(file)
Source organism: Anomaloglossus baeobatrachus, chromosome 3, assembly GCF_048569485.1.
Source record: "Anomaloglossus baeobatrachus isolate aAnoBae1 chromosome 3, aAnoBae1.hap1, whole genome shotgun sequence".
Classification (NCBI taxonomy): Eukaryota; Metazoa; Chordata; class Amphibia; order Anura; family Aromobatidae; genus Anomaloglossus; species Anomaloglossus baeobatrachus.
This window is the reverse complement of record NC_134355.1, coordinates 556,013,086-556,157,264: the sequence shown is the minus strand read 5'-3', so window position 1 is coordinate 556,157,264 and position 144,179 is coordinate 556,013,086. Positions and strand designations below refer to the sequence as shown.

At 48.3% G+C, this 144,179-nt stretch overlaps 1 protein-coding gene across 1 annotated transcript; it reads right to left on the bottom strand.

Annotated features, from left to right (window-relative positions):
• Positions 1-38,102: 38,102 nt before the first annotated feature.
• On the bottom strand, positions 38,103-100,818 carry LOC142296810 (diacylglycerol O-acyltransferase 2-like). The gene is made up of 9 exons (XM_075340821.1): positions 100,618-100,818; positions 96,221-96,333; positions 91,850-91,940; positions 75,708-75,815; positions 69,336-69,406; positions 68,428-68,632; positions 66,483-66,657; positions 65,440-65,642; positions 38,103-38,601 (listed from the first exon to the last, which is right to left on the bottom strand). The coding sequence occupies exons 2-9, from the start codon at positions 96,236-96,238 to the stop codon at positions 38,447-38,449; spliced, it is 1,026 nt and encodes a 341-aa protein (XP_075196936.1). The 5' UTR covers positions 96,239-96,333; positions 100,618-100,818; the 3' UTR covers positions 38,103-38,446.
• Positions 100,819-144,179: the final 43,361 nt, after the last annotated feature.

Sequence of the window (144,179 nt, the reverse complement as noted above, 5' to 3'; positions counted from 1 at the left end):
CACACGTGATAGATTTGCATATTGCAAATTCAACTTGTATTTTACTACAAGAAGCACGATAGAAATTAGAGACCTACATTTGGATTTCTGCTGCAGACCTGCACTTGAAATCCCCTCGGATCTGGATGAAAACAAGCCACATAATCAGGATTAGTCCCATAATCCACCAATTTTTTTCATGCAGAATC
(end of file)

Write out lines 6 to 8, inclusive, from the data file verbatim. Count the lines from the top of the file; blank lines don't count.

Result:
Annotated features, from left to right (window-relative positions):
• Positions 1-38,102: 38,102 nt before the first annotated feature.
• On the bottom strand, positions 38,103-100,818 carry LOC142296810 (diacylglycerol O-acyltransferase 2-like). The gene is made up of 9 exons (XM_075340821.1): positions 100,618-100,818; positions 96,221-96,333; positions 91,850-91,940; positions 75,708-75,815; positions 69,336-69,406; positions 68,428-68,632; positions 66,483-66,657; positions 65,440-65,642; positions 38,103-38,601 (listed from the first exon to the last, which is right to left on the bottom strand). The coding sequence occupies exons 2-9, from the start codon at positions 96,236-96,238 to the stop codon at positions 38,447-38,449; spliced, it is 1,026 nt and encodes a 341-aa protein (XP_075196936.1). The 5' UTR covers positions 96,239-96,333; positions 100,618-100,818; the 3' UTR covers positions 38,103-38,446.